A review of

Have you ever wondered why technology seems to rule our lives? Technology — and most importantly, the internet, grand marshal of the technology parade — has permeated our culture to an unfathomable degree. From TikTok stars dictating fashion trends, to therapy podcasts giving out “quick fixes” to intergenerational trauma, and pornstars giving sex advice to married couples (think about that one for a minute), almost all of our information comes from the technology we hold in our hands, put in our packets, and watch on our screens.

It’s puzzling to think how we got here. Or maybe you’ve never even sat down to think about it. The internet was invented in 1983, and just forty years later, it’s the dominant cultural force of our lifetimes. Move over, American presidents, philosophers, and rock stars… that is, unless you have a serious social media presence.

Neil Postman, in Technopoly: The surrender of culture to technology, attempts to tackle the causal chain of technology taking over culture. He breaks down the causal chain into three components. First, technology is a tool. As tools permeate society, society becomes a technocracy: a co-evolving body with technology feeding back on society and its values, but not necessarily dominating it. The final stage bears the title of the book: technopoly, where technology dictates culture to its users.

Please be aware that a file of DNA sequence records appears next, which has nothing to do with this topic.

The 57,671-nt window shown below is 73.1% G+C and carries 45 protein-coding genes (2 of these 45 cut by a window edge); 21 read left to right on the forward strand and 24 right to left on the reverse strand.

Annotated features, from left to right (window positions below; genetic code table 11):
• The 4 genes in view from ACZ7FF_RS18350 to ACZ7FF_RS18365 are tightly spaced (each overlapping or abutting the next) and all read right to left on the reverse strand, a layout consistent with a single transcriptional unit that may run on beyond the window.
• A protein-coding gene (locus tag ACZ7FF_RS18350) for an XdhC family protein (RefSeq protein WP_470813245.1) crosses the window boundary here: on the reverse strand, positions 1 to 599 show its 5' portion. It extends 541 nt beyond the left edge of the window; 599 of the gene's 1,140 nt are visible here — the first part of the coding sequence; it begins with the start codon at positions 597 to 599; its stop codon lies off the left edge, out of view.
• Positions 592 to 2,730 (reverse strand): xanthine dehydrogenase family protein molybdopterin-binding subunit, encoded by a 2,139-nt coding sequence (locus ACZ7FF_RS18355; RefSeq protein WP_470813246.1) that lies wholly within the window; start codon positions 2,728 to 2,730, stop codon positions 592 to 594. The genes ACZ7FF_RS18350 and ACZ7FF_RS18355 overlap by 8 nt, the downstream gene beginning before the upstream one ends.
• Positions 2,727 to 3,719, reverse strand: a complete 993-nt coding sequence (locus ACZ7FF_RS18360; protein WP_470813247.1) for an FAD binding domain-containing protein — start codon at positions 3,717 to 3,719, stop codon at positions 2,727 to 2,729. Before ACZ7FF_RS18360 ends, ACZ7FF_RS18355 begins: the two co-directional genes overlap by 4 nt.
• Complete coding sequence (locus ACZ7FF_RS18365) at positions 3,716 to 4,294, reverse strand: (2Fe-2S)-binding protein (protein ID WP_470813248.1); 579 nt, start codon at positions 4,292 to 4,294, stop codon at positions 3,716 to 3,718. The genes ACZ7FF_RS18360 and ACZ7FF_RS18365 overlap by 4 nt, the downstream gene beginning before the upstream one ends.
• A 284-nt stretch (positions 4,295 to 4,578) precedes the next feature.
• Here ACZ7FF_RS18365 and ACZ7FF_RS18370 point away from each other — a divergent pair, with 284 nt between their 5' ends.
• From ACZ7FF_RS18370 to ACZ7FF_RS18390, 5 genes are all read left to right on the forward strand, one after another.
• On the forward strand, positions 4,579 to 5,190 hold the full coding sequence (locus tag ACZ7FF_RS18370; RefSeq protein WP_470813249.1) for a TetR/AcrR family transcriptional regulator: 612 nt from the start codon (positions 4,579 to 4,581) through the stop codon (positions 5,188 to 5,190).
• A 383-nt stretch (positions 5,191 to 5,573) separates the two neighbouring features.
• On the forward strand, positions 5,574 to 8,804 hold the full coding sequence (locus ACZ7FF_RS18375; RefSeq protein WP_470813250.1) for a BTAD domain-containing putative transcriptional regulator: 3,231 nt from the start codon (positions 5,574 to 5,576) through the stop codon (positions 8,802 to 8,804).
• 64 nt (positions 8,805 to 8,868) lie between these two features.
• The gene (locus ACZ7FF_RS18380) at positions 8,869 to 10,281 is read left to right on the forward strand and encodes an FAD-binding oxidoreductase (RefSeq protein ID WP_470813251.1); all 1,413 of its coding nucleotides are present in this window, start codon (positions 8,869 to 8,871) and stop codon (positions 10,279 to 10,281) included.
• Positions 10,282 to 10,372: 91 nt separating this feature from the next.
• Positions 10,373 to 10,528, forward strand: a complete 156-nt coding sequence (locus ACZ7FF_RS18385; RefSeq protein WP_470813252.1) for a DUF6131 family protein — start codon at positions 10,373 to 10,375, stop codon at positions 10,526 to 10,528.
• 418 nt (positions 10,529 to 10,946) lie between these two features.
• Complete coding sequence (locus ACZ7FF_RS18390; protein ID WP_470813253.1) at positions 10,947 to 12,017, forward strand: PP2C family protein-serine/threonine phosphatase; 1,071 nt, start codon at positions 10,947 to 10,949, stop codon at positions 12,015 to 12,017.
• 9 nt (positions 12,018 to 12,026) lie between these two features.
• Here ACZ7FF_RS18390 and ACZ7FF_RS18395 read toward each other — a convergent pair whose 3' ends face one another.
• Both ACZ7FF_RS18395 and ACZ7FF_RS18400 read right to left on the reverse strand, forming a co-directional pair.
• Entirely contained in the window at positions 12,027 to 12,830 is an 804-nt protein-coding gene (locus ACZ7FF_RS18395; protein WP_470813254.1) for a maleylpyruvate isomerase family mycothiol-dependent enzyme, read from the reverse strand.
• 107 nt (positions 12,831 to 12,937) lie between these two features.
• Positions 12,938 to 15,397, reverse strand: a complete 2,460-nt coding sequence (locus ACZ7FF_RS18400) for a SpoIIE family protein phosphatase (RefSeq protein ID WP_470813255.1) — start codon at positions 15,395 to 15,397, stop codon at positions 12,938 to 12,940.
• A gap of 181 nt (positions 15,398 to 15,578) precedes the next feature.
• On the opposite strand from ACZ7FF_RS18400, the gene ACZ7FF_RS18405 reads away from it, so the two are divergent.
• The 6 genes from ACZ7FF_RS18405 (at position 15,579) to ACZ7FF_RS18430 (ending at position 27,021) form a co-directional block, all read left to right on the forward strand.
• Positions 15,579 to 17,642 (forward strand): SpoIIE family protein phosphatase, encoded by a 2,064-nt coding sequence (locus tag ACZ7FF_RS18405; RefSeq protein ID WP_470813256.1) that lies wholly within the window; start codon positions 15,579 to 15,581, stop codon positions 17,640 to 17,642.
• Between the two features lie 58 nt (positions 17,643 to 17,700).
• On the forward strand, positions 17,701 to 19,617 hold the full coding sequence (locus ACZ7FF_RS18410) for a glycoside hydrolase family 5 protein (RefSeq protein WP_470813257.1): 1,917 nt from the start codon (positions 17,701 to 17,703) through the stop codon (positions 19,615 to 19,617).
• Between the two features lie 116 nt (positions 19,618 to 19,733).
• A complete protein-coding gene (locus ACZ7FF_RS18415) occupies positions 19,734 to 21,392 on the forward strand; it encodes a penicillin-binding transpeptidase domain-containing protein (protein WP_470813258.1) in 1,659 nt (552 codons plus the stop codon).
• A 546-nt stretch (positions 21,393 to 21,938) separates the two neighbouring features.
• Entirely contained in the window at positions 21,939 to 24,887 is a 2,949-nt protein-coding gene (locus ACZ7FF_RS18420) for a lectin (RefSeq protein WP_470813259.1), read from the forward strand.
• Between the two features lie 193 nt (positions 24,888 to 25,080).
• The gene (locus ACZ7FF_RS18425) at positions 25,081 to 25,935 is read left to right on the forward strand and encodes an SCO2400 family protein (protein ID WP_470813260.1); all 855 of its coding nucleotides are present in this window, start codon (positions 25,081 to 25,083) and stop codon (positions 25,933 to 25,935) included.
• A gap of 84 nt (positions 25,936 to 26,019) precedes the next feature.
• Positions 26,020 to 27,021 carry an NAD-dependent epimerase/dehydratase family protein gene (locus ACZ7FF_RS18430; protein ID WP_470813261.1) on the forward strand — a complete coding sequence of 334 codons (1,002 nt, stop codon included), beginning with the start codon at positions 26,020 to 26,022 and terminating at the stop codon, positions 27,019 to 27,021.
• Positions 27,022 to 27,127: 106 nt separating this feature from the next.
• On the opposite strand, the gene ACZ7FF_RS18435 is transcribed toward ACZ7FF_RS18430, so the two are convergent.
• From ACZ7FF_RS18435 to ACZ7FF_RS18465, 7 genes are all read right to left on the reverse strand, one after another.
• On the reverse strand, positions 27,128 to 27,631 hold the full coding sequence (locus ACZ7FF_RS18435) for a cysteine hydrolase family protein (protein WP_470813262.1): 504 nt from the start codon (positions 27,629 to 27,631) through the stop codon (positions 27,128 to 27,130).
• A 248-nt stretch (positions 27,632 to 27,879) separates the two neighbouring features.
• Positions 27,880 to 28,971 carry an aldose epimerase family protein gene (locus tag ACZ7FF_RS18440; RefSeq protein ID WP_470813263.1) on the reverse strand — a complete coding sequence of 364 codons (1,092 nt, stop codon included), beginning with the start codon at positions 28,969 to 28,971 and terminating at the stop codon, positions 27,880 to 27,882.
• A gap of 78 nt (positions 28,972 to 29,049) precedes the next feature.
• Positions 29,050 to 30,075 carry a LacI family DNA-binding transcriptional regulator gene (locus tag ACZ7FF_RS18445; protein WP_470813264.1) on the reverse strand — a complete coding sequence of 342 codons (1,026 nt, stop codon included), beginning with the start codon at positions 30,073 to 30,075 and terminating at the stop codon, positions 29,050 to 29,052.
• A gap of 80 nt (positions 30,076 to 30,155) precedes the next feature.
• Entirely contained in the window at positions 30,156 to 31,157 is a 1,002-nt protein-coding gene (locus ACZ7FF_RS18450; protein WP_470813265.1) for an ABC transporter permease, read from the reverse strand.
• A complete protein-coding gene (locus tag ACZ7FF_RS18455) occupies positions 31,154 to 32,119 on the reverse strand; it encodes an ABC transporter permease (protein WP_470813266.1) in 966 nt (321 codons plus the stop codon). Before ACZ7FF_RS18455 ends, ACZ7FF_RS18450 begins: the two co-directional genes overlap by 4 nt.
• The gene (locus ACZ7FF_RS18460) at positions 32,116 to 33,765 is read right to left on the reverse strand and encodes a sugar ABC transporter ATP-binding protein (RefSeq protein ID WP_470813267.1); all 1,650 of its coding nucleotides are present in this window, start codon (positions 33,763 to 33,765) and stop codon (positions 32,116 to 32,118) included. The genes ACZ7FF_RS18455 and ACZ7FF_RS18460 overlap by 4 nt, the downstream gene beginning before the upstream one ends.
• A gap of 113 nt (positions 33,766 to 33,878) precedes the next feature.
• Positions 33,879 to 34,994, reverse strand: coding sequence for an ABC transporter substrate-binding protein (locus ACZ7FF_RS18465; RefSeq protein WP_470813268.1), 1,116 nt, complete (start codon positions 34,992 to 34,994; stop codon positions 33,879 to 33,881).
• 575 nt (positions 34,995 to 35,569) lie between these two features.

Establishing such a causal chain requires historical scope and nuance, both of which are abundant in Technopoly. But in my view, what makes this work so impactful is that it was written in 1992! The “technology” that Mr. Postman goes on about is television, an incredibly “primitive” technology relative to the internet. (Until very recently, I didn’t own a television in my apartment. Who needs a TV if you have a laptop?)

I imagine at the time Mr. Postman was written off as a kook, an over-worried “boomer” (to borrow a phrase) that needs to shut up, move aside, and embrace the golden age of technological development.

Yet, read today, Technopoly reads like a prophecy of what would come in the twenty-first century. Indeed, television was only the beginning.

Take for example one of the central ideas in the book: that completing a task using technology feeds back on the very idea of the task in the first place. Before I can illustrate this point more clearly, a brief aside on computer optimization problems is warranted.